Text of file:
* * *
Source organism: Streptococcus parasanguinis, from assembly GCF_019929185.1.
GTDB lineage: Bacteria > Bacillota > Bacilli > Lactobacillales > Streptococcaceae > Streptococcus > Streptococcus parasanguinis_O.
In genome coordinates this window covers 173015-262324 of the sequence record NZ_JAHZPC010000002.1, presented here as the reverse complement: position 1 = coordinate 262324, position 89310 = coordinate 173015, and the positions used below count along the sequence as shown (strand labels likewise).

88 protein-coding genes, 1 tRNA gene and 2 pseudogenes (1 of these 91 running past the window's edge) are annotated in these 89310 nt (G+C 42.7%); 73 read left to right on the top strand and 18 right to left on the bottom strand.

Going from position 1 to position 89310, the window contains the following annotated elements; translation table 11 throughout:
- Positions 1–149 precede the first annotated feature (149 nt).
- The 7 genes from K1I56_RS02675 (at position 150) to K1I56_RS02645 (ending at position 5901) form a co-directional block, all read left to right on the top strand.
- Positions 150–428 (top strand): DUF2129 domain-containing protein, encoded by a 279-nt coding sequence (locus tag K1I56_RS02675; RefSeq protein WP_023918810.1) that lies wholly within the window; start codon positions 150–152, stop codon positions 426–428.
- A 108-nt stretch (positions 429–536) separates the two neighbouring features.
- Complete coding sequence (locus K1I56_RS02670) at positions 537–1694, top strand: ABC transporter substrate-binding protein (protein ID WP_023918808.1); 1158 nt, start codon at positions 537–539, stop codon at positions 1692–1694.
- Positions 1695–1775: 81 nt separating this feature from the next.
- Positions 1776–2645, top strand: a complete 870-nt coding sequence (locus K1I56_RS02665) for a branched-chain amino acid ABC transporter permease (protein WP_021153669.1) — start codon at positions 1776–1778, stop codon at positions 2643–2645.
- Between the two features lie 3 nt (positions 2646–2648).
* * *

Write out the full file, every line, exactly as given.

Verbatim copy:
Source organism: Streptococcus parasanguinis, from assembly GCF_019929185.1.
GTDB lineage: Bacteria > Bacillota > Bacilli > Lactobacillales > Streptococcaceae > Streptococcus > Streptococcus parasanguinis_O.
In genome coordinates this window covers 173015-262324 of the sequence record NZ_JAHZPC010000002.1, presented here as the reverse complement: position 1 = coordinate 262324, position 89310 = coordinate 173015, and the positions used below count along the sequence as shown (strand labels likewise).

88 protein-coding genes, 1 tRNA gene and 2 pseudogenes (1 of these 91 running past the window's edge) are annotated in these 89310 nt (G+C 42.7%); 73 read left to right on the top strand and 18 right to left on the bottom strand.

Going from position 1 to position 89310, the window contains the following annotated elements; translation table 11 throughout:
- Positions 1–149 precede the first annotated feature (149 nt).
- The 7 genes from K1I56_RS02675 (at position 150) to K1I56_RS02645 (ending at position 5901) form a co-directional block, all read left to right on the top strand.
- Positions 150–428 (top strand): DUF2129 domain-containing protein, encoded by a 279-nt coding sequence (locus tag K1I56_RS02675; RefSeq protein WP_023918810.1) that lies wholly within the window; start codon positions 150–152, stop codon positions 426–428.
- A 108-nt stretch (positions 429–536) separates the two neighbouring features.
- Complete coding sequence (locus K1I56_RS02670) at positions 537–1694, top strand: ABC transporter substrate-binding protein (protein ID WP_023918808.1); 1158 nt, start codon at positions 537–539, stop codon at positions 1692–1694.
- Positions 1695–1775: 81 nt separating this feature from the next.
- Positions 1776–2645, top strand: a complete 870-nt coding sequence (locus K1I56_RS02665) for a branched-chain amino acid ABC transporter permease (protein WP_021153669.1) — start codon at positions 1776–1778, stop codon at positions 2643–2645.
- Between the two features lie 3 nt (positions 2646–2648).